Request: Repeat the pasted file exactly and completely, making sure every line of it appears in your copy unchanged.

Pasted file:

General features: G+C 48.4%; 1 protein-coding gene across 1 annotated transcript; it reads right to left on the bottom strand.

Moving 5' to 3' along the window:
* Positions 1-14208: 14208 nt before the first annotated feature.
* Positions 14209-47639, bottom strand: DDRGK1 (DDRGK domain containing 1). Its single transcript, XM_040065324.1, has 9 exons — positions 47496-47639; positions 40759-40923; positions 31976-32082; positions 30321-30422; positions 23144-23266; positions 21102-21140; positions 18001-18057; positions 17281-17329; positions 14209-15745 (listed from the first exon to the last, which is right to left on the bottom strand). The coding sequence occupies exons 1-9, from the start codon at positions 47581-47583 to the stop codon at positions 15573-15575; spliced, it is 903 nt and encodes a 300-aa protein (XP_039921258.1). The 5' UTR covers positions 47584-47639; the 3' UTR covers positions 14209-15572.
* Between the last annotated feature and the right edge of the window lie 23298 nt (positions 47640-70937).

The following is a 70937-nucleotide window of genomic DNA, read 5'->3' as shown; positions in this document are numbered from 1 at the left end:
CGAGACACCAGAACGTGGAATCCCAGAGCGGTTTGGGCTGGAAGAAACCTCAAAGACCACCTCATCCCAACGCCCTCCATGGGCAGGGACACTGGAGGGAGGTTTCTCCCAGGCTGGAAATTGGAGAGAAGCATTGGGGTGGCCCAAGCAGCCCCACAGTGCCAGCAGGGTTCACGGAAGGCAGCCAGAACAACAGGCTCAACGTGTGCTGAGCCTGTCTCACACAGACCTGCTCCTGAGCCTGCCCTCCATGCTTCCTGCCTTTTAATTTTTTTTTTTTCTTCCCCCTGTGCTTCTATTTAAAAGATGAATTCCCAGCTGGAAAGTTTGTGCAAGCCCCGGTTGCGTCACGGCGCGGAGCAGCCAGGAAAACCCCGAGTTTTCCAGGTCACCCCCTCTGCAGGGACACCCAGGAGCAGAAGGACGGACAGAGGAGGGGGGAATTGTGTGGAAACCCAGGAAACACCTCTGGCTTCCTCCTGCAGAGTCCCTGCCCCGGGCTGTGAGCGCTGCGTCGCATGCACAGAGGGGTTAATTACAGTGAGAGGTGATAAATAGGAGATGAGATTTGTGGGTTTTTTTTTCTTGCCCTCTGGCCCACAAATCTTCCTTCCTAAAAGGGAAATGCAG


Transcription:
General features: G+C 48.4%; 1 protein-coding gene across 1 annotated transcript; it reads right to left on the bottom strand.

Moving 5' to 3' along the window:
* Positions 1-14208: 14208 nt before the first annotated feature.
* Positions 14209-47639, bottom strand: DDRGK1 (DDRGK domain containing 1). Its single transcript, XM_040065324.1, has 9 exons — positions 47496-47639; positions 40759-40923; positions 31976-32082; positions 30321-30422; positions 23144-23266; positions 21102-21140; positions 18001-18057; positions 17281-17329; positions 14209-15745 (listed from the first exon to the last, which is right to left on the bottom strand). The coding sequence occupies exons 1-9, from the start codon at positions 47581-47583 to the stop codon at positions 15573-15575; spliced, it is 903 nt and encodes a 300-aa protein (XP_039921258.1). The 5' UTR covers positions 47584-47639; the 3' UTR covers positions 14209-15572.
* Between the last annotated feature and the right edge of the window lie 23298 nt (positions 47640-70937).

The following is a 70937-nucleotide window of genomic DNA, read 5'->3' as shown; positions in this document are numbered from 1 at the left end:
CGAGACACCAGAACGTGGAATCCCAGAGCGGTTTGGGCTGGAAGAAACCTCAAAGACCACCTCATCCCAACGCCCTCCATGGGCAGGGACACTGGAGGGAGGTTTCTCCCAGGCTGGAAATTGGAGAGAAGCATTGGGGTGGCCCAAGCAGCCCCACAGTGCCAGCAGGGTTCACGGAAGGCAGCCAGAACAACAGGCTCAACGTGTGCTGAGCCTGTCTCACACAGACCTGCTCCTGAGCCTGCCCTCCATGCTTCCTGCCTTTTAATTTTTTTTTTTTCTTCCCCCTGTGCTTCTATTTAAAAGATGAATTCCCAGCTGGAAAGTTTGTGCAAGCCCCGGTTGCGTCACGGCGCGGAGCAGCCAGGAAAACCCCGAGTTTTCCAGGTCACCCCCTCTGCAGGGACACCCAGGAGCAGAAGGACGGACAGAGGAGGGGGGAATTGTGTGGAAACCCAGGAAACACCTCTGGCTTCCTCCTGCAGAGTCCCTGCCCCGGGCTGTGAGCGCTGCGTCGCATGCACAGAGGGGTTAATTACAGTGAGAGGTGATAAATAGGAGATGAGATTTGTGGGTTTTTTTTTCTTGCCCTCTGGCCCACAAATCTTCCTTCCTAAAAGGGAAATGCAG